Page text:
• Mon
  • Jul 14, 2014
  • Updated: 10:06pm

'Fixers' inspire change in India

PUBLISHED : Thursday, 25 October, 2007, 12:00am
UPDATED : Thursday, 25 October, 2007, 12:00am

As the two policemen approached the young men digging in the dead of night on Velachery Road in Chennai, their suspicions were roused.

'Are they hiding a bomb or burying a body?' was the first thought. It was neither. They were smart, clean-cut professionals repairing potholes on a road they used every day.

The group were taking civic matters into their own hands - a bold approach in India, where people generally expect the government to do everything and refuse to lift a finger themselves, even to throw away the rubbish outside their door.

That is the attitude that 'iFixers', the brainchild of entrepreneur Vijay Anand, 27, seeks to change by inspiring Indians to have a 'can do' approach to the civic problems that bedevil every city. Parks, buildings, pathways, open spaces and markets are often dirty and neglected.

When the young men - engineers, software professionals, bankers and managers - explained what they were doing, the policemen smiled and gave them their flashlights to make their work easier.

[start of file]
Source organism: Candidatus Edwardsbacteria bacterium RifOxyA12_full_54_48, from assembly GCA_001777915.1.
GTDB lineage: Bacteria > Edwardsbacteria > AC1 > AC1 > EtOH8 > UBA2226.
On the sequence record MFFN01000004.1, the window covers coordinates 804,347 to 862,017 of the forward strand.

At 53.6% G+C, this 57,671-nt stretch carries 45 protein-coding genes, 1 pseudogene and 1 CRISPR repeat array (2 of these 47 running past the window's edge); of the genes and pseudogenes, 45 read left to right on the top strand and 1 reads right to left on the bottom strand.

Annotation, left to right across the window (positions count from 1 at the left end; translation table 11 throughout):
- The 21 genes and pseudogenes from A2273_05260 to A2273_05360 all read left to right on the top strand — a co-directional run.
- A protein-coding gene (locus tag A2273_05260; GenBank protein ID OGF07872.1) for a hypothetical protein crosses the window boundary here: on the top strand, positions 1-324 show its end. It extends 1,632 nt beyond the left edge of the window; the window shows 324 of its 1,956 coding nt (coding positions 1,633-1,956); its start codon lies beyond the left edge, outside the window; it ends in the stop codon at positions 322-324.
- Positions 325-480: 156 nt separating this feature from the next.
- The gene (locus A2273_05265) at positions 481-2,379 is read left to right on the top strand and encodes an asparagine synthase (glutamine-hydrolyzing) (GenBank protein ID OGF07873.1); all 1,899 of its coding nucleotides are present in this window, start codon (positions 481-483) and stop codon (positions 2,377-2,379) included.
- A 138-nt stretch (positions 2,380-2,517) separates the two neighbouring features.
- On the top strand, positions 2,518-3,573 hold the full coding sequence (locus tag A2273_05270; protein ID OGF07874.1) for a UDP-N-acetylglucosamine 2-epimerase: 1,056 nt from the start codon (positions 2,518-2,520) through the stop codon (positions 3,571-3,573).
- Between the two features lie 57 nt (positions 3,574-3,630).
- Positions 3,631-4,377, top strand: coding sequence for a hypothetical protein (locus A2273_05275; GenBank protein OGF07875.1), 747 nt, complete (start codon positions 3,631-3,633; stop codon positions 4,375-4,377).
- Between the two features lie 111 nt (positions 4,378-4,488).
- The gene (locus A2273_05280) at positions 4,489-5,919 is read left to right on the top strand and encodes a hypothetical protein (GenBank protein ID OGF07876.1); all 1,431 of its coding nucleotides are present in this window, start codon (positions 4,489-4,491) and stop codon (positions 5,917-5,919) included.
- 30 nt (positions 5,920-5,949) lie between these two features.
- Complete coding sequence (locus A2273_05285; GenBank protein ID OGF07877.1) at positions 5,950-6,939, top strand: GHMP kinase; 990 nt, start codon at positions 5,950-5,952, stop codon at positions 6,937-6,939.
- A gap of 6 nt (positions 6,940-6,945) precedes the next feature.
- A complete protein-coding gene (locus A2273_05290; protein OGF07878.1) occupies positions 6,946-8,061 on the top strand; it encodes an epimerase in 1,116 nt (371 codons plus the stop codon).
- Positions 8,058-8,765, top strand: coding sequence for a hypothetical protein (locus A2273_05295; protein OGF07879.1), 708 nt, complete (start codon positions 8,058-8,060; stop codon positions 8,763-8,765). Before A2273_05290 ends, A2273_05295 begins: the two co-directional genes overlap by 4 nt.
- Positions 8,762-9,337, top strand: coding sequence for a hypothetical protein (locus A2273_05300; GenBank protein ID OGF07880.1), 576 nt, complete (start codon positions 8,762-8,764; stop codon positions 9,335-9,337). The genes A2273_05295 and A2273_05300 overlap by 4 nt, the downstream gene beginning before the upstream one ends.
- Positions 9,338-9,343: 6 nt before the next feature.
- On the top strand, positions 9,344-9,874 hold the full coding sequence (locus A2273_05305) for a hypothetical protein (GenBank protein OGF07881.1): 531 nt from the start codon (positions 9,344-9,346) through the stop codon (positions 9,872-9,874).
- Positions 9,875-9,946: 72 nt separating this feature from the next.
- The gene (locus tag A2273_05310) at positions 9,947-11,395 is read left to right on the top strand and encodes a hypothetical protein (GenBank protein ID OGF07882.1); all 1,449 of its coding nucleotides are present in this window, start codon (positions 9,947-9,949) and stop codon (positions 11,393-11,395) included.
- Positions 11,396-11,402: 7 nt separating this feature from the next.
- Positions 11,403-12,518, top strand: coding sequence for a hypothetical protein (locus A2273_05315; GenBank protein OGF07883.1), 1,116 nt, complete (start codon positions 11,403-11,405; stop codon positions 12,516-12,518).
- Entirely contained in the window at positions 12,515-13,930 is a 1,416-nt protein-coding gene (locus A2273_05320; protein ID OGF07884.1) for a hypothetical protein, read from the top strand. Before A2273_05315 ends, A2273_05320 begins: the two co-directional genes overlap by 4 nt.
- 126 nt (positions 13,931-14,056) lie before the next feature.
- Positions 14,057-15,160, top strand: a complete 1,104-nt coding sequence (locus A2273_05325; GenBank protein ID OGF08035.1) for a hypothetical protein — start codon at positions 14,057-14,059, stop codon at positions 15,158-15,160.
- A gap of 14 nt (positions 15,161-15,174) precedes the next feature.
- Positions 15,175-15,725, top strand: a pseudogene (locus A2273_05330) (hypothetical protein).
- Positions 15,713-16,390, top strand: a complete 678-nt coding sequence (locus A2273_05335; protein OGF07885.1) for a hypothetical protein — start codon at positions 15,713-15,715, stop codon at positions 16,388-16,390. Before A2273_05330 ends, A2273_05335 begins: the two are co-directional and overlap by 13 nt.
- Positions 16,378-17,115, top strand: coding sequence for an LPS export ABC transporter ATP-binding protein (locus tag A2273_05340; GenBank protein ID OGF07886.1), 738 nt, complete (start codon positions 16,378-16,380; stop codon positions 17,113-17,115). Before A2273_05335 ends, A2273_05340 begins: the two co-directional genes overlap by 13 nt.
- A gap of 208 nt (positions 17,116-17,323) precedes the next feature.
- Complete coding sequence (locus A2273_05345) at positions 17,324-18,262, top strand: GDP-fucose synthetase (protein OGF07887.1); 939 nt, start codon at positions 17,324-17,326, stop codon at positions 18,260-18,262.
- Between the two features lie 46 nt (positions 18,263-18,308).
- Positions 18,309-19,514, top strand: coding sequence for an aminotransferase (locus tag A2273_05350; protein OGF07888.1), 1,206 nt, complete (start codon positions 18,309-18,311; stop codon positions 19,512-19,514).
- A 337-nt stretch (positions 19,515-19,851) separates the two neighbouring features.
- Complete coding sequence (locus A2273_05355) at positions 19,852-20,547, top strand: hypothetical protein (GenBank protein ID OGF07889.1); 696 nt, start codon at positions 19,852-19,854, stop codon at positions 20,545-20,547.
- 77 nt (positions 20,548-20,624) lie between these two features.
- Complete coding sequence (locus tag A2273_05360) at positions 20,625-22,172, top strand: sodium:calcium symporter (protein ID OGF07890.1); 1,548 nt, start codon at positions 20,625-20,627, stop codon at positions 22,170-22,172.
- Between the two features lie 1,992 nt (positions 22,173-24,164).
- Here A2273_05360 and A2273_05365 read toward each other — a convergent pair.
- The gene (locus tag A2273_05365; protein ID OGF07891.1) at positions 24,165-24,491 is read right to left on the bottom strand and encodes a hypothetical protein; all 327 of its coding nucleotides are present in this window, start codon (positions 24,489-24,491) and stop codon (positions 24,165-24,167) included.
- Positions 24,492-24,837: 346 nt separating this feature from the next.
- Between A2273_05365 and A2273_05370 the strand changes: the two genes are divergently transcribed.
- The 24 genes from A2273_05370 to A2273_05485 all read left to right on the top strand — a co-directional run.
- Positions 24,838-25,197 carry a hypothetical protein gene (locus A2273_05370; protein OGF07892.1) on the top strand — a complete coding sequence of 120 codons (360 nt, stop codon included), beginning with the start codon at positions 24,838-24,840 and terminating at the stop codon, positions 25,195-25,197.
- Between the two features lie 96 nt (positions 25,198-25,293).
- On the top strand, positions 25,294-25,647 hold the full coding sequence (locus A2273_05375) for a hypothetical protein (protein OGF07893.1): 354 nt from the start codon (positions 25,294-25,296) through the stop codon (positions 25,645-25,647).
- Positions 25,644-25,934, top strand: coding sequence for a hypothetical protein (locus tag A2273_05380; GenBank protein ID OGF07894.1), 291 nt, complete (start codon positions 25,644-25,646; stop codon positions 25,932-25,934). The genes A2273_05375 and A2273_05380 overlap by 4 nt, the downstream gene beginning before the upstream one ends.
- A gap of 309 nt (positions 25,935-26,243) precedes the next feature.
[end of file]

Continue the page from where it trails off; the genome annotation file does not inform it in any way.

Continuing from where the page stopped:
'Democracy is not just for the people, it's also by the people,' said Mr Anand, who returned to Chennai after living in Canada for six years. 'We have to start doing things ourselves. Indians tend to lack social consciousness but as their lives start improving, they will want to start improving their surroundings.'

Many members of iFixers (which has now spread to New Delhi and Bangalore), have lived abroad where they have absorbed a more 'activist' approach to solving civic problems.

Their enthusiasm has proved infectious in the neighbourhoods where they have repaired potholes. Curious residents emerge late at night, offer cups of coffee, start chatting and promise to maintain the repaired road.

Apart from roads, the group plans to clean up slums, paint the classrooms of decrepit government schools, repair the faulty taps in public places, remove the grime and graffiti at bus stops and dig up the weeds that disfigure public monuments.

The roadwork in Chennai was sparked off by Mr Anand getting fed up with plunging into the same potholes every day as he drove to work.

'Our parents' generation was focused on surviving. We're better off. We've got the resources and time to give more to society. Given that 60 per cent of Chennai's population is under 25, we think this generation can make a huge difference,' said Tushan Singh, 28, software professional and a member of the Delhi group.

When Mr Singh or his friends identify a problem that needs fixing, they spread the message through blogs, text-messaging and e-mails.

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